10. University of Chicago Tuition: $64,089

Creeping into the top ten is the University of Chicago, a university WIKI credits with one of the highest concentrations of Nobel laureates in the world. If that wasn’t a big enough draw, how about the fact it ranks as the 4th best law school in the States? With a Student-faculty ratio of 5.1:1, a library with over 700,000 volumes, and 54 Rhodes Scholars, 26 Marshall Scholars, 9 Fields Medalists, 4 Turing Award Winners, 25 Pulitzer Prize winners, and 20 National Humanities Medalists breaking bread with all those Nobel laureates, it certainly justifies that $64,089 tuition fee.

9. Yale University Tuition: $64,267

Number 9 for most expensive tuition fees and number 1 for best law school in the States is Yale University, one of the most respected and famed institutions in the world. A quick glance at how it compares to other schools tells us all we need to know about why so many students are desperate to get in: when it comes to acceptance rate, median LSAT, and private sector salary, yale ranks #1, for median undergraduate GPA and library size its #2, while for student to faculty ratio its #6. the only thing it's not great at is employing anyone who’s not white, middle class and male, placing at #139 in terms of the highest percentage of female faculty members and #111 in terms of the highest percentage of racial or ethnic minority faculty.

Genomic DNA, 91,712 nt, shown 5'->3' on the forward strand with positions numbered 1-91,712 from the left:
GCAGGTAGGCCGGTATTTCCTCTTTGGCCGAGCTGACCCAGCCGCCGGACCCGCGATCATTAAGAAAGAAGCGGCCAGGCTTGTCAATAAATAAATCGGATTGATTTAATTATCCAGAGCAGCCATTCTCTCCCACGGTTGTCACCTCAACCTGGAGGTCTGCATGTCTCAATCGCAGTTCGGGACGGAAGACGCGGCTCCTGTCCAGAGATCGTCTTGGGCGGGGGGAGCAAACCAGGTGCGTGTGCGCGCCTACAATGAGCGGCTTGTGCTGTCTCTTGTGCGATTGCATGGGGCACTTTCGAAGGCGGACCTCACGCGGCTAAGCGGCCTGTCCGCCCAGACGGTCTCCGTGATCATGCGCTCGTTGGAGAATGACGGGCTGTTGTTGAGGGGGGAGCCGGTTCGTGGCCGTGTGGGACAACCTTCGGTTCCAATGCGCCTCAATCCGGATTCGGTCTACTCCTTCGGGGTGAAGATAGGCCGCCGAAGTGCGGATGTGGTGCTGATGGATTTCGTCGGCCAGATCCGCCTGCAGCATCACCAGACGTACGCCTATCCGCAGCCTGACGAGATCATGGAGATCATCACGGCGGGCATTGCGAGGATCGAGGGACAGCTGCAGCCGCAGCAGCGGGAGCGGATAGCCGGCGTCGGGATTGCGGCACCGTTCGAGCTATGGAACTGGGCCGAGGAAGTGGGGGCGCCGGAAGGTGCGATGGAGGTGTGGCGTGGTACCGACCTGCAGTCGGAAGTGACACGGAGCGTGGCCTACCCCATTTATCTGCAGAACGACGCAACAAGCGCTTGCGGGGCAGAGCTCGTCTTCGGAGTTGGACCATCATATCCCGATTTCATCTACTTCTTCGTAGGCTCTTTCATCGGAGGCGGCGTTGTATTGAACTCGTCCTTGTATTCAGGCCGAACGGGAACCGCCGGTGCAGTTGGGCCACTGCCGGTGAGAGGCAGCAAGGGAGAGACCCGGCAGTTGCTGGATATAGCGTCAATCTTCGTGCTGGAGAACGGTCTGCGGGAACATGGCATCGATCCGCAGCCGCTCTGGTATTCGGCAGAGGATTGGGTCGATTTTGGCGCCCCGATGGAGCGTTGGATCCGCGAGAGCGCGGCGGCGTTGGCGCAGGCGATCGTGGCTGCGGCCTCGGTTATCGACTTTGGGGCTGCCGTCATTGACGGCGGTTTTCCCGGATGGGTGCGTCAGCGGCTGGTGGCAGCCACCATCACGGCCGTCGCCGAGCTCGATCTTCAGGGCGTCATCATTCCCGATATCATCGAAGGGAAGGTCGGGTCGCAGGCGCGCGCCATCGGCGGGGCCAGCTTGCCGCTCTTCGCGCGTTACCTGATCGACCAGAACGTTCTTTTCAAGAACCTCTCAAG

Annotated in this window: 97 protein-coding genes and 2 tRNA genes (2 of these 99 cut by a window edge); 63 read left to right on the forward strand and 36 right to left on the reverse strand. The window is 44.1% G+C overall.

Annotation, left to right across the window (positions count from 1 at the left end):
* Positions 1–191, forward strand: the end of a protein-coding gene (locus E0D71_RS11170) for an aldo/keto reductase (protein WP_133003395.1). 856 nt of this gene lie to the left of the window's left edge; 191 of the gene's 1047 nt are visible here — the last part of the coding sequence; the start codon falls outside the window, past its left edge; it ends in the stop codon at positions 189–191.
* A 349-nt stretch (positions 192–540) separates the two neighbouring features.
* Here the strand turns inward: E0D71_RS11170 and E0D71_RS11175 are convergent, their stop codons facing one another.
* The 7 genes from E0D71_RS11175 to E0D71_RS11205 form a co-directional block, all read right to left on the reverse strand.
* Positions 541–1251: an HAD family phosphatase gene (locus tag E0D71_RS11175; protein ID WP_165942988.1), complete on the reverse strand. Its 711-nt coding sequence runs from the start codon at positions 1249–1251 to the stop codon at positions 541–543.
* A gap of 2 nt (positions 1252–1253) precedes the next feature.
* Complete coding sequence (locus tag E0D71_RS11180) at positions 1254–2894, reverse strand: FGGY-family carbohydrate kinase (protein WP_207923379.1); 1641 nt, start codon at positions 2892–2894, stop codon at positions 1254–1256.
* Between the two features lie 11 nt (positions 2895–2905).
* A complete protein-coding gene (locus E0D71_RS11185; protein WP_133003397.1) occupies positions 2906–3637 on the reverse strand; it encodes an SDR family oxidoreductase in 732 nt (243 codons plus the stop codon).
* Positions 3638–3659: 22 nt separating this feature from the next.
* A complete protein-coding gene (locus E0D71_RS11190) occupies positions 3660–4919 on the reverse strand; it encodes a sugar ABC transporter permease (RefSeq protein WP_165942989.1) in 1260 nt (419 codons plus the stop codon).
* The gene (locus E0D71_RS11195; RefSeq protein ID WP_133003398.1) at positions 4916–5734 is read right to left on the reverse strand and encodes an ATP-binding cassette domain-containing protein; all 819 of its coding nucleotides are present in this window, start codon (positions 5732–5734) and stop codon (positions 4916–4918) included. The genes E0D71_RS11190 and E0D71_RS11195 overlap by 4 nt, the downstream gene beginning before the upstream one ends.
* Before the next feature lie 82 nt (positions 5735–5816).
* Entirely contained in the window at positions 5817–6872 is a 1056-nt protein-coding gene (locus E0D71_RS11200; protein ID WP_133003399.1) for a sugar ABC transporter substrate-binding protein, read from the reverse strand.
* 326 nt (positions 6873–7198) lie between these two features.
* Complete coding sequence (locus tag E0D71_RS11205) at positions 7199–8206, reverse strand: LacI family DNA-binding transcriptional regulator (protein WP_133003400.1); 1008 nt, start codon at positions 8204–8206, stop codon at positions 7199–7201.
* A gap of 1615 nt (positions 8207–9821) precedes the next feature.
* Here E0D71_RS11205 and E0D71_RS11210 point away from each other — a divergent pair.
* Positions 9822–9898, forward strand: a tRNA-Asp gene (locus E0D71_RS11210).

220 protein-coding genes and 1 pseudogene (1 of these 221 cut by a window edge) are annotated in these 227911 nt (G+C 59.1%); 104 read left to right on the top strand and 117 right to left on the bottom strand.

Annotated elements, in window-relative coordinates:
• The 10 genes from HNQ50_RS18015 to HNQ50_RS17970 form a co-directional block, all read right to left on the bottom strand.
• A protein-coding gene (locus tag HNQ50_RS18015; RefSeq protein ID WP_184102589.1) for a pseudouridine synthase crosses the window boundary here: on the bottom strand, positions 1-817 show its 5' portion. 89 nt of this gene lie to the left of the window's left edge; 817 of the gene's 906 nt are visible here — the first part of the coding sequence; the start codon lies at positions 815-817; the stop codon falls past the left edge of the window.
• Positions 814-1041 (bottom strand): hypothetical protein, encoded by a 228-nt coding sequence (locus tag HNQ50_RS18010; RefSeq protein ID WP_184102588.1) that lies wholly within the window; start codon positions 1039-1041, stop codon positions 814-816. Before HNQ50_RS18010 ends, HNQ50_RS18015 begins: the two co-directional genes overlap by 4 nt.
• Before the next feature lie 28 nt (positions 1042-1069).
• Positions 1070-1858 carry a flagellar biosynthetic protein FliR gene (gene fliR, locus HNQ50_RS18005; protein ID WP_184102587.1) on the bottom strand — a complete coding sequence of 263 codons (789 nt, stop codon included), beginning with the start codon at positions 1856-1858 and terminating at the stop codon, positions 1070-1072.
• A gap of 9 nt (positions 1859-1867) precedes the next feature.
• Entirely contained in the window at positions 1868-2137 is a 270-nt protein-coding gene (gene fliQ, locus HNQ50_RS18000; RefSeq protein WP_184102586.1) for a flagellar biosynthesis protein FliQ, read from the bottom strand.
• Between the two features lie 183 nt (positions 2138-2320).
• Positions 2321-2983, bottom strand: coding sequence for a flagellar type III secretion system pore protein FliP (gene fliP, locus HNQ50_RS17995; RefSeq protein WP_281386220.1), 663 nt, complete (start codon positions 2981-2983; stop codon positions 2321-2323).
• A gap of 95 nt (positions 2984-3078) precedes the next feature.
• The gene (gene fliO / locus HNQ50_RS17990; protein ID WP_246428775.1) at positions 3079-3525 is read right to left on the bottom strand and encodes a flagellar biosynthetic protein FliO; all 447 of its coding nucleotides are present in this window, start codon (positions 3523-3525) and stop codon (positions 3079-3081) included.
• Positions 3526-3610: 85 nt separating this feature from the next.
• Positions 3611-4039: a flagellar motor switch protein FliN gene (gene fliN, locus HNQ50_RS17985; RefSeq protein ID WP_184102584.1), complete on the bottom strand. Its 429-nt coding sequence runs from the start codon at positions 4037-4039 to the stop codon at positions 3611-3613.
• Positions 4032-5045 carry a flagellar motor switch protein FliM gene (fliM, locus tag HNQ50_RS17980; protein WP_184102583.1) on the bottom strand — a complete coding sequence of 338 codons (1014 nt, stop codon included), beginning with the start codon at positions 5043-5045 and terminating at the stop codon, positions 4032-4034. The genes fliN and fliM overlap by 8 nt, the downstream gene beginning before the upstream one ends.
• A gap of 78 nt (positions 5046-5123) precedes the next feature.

8. Northwestern University Tuition: $64,402

10th for best law school in the land and 8th for highest tuition is Northwestern University. The school offers five legal journals for second and third-year students to join, 30 student organizations, a student-faculty ratio of 3.6:1 (with 270 faculty members in total), 827,547 volumes in its library, and the opportunity for students to beef up their law studies by completing a J.D./MBA in conjunction with the Kellogg School of Management or a J.D./Ph.D. with the Northwestern Graduate School.

7. Duke University Tuition: $64,722